NEVA: The public is regularly bombarded with nutrition information in the media. In the session, “Deconstructing Studies: How to Evaluate the Strength of the Science”, Mark Kern, PhD, RD, CSSD reviewed basic nutrition epidemiology methods RDNs can use to understand and effectively communicate relevant nutrition science issues to clients and patients. Dr. Kern used a recent, prominent peer-reviewed research study to explain how to review a study, highlighted its strengths and limitations in methodology and provided an objective critique of research procedures to help RDNs translate sensational media coverage into scientifically-sound recommendations for consumers.
MELISSA: Such important information. I’m planning to do a blog post on that very topic, so I’ll have to circle back with you to get your input on it!
Neva, you also “paid it forward” outside of the nutrition arena – tell us about your exchange student from Italy…..
NEVA: I have an Italian “daughter,” Sara, who was our exchange student from Italy in 2001 – 2002 when she was a senior in high school. We became very close to her and she has truly become a part of our family. After two years back in Italy to complete high school and a year of college, she returned to the U.S. to complete her BA in radio/TV/film at the University of Texas and, after working in the U.S. and Italy for two years, enrolled in an MFA program in documentary film production at the University of North Texas, which she just completed in August 2013. She then moved to New York and is working at the Hearst Corporation, making videos for Hello Style, the You Tube channel for Cosmopolitan, Seventeen, Marie Claire and Harper’s Bazaar magazines. The first video that she helped produce was just posted in September, and here is another more recent one where she is credited as assistant producer.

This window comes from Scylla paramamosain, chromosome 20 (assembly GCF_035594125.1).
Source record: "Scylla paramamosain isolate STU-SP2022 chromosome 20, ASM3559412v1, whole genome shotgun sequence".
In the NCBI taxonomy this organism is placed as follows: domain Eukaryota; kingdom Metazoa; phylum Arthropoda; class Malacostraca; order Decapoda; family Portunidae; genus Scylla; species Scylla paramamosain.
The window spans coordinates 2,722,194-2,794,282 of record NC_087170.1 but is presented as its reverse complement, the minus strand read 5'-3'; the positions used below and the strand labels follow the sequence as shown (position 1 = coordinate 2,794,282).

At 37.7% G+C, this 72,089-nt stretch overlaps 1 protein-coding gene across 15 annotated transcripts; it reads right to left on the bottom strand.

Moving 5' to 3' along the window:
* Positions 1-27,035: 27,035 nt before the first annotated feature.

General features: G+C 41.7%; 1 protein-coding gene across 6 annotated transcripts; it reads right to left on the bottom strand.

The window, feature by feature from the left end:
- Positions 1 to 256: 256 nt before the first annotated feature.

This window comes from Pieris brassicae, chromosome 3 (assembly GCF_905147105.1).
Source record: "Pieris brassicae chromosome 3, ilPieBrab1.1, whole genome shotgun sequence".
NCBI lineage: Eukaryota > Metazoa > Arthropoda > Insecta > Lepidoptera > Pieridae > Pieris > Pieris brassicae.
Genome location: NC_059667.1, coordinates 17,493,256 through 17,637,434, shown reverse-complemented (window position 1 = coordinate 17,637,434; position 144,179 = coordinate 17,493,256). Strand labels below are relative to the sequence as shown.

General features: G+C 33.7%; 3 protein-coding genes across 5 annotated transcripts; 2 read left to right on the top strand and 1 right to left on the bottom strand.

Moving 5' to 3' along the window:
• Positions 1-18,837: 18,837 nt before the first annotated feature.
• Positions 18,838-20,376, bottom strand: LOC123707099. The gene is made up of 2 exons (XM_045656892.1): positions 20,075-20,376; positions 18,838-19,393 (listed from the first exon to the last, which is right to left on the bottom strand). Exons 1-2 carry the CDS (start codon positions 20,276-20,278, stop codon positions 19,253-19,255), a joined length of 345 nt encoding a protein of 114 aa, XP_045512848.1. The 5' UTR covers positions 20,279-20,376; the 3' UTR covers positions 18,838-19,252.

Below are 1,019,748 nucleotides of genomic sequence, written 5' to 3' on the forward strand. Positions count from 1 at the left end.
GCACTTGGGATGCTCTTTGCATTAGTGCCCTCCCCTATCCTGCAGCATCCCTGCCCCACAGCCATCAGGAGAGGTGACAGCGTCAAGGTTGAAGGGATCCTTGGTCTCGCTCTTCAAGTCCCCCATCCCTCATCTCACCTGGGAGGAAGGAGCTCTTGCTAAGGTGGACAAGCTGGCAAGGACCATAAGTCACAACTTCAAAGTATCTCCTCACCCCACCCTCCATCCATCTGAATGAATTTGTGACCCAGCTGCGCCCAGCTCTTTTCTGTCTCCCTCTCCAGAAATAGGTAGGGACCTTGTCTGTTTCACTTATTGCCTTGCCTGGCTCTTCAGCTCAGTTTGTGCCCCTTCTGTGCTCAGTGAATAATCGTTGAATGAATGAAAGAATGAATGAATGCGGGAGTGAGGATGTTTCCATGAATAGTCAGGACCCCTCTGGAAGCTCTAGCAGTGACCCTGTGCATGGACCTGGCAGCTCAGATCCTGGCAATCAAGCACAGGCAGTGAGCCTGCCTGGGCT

Thank you so much to Neva for giving so much to the world of nutrition and for taking the time to share a snapshot of her work with us! Please share any thoughts or questions you have for Neva or me in the “comments” section below!
Like what you read here? Hear what other nutrition experts have to say about careers, communication and chasing their dreams. Visit the Directory of Dietitian Interviews and be inspired!
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I’m the Guilt-Free RD® – “Because food shouldn’t make you feel bad!™”. So, on my Food for Thought blog I’m exploring the secret ingredients needed to enjoy your food with health in mind. I’m also a “Dietitian Enthusiast” so I’m showcasing interviews with dietitians. My “How To” Series shares practical advice to help boost communication skills and gain more visibility, influence and success.